Greening global consumption: Redefining politics and authority

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In the recent upsurge of environmental concerns worldwide, sustainable consumption issues are more prominent than before on public and political agendas. But formulating policies for the greening of lifestyles and consumption patterns (e.g. traffic-behaviour, food, housing and leisure) turns out not to be an easy task, as consumption has become a global phenomenon and nation¿states have lost their authoritative monopoly. This paper argues that, in the context of a globalising world of networks and flows, sustainable consumption policies have to be conceived of in terms of deterritorialised politics and programs which rely also on non-state environmental authority for the greening of consumption practices. In reflecting on the role of citizen¿consumers in politics for the greening of global consumption, three basic concepts are presented to facilitate such analysis and to discuss non-state environmental authority: ecological citizenship, political consumerism, and life-politics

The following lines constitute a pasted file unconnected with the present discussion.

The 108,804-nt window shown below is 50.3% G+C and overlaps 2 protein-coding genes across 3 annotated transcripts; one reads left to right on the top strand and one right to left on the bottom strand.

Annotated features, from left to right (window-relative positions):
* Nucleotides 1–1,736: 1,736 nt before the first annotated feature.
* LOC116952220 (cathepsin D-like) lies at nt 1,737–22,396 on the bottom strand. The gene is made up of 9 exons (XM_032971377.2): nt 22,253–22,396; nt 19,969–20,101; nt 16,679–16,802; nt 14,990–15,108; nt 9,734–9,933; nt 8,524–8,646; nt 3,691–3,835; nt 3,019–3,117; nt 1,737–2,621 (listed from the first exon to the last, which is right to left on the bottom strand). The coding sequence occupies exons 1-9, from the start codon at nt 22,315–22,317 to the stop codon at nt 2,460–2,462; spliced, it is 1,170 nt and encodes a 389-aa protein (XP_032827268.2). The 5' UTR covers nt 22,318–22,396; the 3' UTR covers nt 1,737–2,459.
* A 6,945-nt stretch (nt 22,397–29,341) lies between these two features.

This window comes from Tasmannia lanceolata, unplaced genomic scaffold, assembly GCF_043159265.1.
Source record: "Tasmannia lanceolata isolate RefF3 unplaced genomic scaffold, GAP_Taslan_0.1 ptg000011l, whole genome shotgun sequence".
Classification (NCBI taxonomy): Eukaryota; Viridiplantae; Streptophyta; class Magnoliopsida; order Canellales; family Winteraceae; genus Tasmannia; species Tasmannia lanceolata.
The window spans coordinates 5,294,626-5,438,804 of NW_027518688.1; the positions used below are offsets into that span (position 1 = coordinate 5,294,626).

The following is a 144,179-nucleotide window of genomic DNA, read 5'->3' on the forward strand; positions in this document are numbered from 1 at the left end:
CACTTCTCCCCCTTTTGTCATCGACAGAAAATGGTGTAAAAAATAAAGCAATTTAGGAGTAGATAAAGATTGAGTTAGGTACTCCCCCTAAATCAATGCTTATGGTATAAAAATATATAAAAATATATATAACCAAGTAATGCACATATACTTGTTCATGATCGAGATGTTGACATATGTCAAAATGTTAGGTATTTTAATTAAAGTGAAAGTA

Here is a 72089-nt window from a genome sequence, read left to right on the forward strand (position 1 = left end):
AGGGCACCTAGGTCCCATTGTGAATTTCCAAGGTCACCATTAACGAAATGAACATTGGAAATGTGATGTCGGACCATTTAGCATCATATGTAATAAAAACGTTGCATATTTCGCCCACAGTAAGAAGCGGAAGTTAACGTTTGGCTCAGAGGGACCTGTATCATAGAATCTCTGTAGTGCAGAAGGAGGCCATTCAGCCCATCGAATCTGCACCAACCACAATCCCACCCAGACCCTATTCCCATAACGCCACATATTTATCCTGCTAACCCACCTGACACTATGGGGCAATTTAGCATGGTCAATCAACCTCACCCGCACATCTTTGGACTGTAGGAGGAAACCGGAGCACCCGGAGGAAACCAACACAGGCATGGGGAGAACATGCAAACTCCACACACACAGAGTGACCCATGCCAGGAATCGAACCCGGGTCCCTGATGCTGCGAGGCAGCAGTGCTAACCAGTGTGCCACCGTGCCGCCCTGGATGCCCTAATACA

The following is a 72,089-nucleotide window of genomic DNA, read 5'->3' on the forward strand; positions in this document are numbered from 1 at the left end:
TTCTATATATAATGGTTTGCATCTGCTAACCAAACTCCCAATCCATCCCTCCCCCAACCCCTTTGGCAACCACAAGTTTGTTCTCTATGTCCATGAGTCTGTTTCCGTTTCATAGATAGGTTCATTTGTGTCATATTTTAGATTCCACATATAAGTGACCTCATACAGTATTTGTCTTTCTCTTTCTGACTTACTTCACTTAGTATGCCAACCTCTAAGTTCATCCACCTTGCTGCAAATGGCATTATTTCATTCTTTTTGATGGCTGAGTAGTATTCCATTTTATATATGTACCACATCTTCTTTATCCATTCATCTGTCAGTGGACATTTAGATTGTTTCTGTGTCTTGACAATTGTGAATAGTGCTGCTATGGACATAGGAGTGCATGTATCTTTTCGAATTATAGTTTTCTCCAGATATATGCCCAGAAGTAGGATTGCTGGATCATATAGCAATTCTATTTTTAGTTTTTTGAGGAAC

Original languageEnglish
Pages (from-to)350-359
JournalGlobal environmental change : human and policy dimensions
Issue number3
Publication statusPublished - 2008


  • sustainable consumption
  • environmental-policy

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